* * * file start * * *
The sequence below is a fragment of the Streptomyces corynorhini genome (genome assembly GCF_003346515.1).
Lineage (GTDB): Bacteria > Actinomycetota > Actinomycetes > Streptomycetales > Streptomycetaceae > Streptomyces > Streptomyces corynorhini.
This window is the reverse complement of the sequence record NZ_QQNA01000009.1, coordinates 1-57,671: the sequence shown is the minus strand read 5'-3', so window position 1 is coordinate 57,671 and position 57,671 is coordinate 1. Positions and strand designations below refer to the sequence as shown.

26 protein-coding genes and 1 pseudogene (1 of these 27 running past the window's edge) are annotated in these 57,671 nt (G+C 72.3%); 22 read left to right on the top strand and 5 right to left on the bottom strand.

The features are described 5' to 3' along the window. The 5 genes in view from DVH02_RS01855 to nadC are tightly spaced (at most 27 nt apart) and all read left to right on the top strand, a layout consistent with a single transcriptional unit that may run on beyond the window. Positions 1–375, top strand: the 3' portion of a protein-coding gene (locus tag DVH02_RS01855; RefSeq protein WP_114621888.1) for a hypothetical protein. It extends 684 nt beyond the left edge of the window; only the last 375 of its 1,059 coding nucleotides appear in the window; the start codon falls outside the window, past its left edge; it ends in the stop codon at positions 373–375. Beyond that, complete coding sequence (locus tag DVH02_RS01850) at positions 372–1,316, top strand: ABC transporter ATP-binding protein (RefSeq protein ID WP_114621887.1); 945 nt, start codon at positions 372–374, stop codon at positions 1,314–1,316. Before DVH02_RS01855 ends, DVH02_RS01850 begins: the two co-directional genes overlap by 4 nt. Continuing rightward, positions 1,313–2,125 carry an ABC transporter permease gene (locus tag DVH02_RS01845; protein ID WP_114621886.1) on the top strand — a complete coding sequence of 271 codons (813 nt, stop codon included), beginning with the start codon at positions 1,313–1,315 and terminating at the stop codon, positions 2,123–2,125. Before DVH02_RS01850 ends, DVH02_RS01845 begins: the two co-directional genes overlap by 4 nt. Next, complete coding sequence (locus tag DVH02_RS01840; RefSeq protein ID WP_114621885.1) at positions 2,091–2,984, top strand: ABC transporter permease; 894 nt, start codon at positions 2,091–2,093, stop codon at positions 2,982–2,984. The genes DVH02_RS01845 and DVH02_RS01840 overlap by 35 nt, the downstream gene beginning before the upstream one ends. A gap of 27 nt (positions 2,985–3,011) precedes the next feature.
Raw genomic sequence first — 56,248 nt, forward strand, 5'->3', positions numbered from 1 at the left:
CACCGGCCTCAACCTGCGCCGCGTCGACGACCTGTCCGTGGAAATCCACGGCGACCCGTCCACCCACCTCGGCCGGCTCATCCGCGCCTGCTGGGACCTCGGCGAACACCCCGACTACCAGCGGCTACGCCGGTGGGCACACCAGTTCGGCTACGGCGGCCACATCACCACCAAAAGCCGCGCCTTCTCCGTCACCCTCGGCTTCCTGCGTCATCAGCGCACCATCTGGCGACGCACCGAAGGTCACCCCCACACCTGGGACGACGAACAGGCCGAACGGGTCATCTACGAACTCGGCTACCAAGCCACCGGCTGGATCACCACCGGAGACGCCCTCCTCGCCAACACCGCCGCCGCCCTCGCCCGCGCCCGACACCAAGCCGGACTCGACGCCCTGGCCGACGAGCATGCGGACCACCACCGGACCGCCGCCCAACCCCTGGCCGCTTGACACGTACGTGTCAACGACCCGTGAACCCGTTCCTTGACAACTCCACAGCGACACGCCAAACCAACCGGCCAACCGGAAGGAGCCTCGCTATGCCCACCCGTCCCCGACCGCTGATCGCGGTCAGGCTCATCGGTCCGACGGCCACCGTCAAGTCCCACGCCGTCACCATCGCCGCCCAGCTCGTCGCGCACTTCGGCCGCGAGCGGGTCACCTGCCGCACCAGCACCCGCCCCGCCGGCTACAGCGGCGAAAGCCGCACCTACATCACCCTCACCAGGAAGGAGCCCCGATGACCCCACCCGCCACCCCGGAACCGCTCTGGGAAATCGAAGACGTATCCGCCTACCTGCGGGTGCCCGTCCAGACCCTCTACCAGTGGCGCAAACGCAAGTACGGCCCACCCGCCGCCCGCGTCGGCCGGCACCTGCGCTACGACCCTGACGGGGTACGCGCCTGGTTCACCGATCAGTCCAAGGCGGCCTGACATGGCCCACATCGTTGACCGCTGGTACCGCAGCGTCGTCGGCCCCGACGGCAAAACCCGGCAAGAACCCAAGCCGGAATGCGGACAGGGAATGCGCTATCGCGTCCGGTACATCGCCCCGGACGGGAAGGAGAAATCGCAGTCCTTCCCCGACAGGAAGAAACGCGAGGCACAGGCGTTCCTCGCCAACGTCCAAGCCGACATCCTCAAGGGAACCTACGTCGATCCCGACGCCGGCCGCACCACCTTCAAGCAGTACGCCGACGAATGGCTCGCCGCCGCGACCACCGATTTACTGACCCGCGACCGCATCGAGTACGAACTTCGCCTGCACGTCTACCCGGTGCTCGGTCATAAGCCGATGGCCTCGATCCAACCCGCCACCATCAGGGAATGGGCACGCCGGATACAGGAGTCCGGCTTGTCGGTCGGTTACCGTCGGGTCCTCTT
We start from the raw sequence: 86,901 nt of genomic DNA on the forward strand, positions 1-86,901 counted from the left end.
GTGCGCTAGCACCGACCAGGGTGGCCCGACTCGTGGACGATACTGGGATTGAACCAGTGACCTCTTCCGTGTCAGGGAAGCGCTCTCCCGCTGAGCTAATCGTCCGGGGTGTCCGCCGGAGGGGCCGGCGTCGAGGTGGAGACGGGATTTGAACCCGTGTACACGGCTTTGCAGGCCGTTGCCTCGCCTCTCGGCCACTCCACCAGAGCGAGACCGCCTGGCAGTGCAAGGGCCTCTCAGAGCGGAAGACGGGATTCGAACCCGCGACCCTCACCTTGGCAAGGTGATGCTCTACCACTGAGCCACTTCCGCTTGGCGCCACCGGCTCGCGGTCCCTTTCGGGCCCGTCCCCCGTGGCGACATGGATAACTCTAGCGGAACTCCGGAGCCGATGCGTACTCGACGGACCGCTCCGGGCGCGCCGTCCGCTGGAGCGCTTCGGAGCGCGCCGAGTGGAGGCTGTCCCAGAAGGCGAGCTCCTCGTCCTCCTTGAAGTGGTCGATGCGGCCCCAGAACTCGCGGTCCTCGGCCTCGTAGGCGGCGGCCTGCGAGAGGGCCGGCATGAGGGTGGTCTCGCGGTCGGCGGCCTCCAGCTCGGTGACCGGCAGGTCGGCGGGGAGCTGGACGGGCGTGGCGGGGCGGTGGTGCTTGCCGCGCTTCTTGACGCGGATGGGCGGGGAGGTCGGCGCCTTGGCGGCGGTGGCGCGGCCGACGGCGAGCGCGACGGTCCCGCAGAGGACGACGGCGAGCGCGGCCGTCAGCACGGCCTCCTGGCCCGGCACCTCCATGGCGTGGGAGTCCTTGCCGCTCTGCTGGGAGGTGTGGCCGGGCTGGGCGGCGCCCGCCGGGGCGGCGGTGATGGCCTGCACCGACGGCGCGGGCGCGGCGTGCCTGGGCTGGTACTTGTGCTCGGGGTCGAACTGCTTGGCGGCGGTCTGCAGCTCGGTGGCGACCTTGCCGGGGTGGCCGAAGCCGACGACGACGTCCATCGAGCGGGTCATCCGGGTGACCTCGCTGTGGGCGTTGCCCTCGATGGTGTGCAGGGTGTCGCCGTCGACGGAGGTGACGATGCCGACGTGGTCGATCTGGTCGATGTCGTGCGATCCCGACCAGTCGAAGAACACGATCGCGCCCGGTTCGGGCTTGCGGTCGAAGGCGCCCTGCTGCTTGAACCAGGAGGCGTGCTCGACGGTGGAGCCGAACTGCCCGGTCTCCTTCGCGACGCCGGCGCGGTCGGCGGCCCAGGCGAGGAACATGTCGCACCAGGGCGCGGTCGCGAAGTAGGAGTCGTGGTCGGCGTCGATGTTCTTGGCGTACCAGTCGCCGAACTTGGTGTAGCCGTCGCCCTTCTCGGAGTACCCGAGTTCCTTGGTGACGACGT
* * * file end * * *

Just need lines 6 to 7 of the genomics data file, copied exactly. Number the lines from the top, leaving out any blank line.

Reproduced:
Raw genomic sequence first — 56,248 nt, forward strand, 5'->3', positions numbered from 1 at the left:
CACCGGCCTCAACCTGCGCCGCGTCGACGACCTGTCCGTGGAAATCCACGGCGACCCGTCCACCCACCTCGGCCGGCTCATCCGCGCCTGCTGGGACCTCGGCGAACACCCCGACTACCAGCGGCTACGCCGGTGGGCACACCAGTTCGGCTACGGCGGCCACATCACCACCAAAAGCCGCGCCTTCTCCGTCACCCTCGGCTTCCTGCGTCATCAGCGCACCATCTGGCGACGCACCGAAGGTCACCCCCACACCTGGGACGACGAACAGGCCGAACGGGTCATCTACGAACTCGGCTACCAAGCCACCGGCTGGATCACCACCGGAGACGCCCTCCTCGCCAACACCGCCGCCGCCCTCGCCCGCGCCCGACACCAAGCCGGACTCGACGCCCTGGCCGACGAGCATGCGGACCACCACCGGACCGCCGCCCAACCCCTGGCCGCTTGACACGTACGTGTCAACGACCCGTGAACCCGTTCCTTGACAACTCCACAGCGACACGCCAAACCAACCGGCCAACCGGAAGGAGCCTCGCTATGCCCACCCGTCCCCGACCGCTGATCGCGGTCAGGCTCATCGGTCCGACGGCCACCGTCAAGTCCCACGCCGTCACCATCGCCGCCCAGCTCGTCGCGCACTTCGGCCGCGAGCGGGTCACCTGCCGCACCAGCACCCGCCCCGCCGGCTACAGCGGCGAAAGCCGCACCTACATCACCCTCACCAGGAAGGAGCCCCGATGACCCCACCCGCCACCCCGGAACCGCTCTGGGAAATCGAAGACGTATCCGCCTACCTGCGGGTGCCCGTCCAGACCCTCTACCAGTGGCGCAAACGCAAGTACGGCCCACCCGCCGCCCGCGTCGGCCGGCACCTGCGCTACGACCCTGACGGGGTACGCGCCTGGTTCACCGATCAGTCCAAGGCGGCCTGACATGGCCCACATCGTTGACCGCTGGTACCGCAGCGTCGTCGGCCCCGACGGCAAAACCCGGCAAGAACCCAAGCCGGAATGCGGACAGGGAATGCGCTATCGCGTCCGGTACATCGCCCCGGACGGGAAGGAGAAATCGCAGTCCTTCCCCGACAGGAAGAAACGCGAGGCACAGGCGTTCCTCGCCAACGTCCAAGCCGACATCCTCAAGGGAACCTACGTCGATCCCGACGCCGGCCGCACCACCTTCAAGCAGTACGCCGACGAATGGCTCGCCGCCGCGACCACCGATTTACTGACCCGCGACCGCATCGAGTACGAACTTCGCCTGCACGTCTACCCGGTGCTCGGTCATAAGCCGATGGCCTCGATCCAACCCGCCACCATCAGGGAATGGGCACGCCGGATACAGGAGTCCGGCTTGTCGGTCGGTTACCGTCGGGTCCTCTT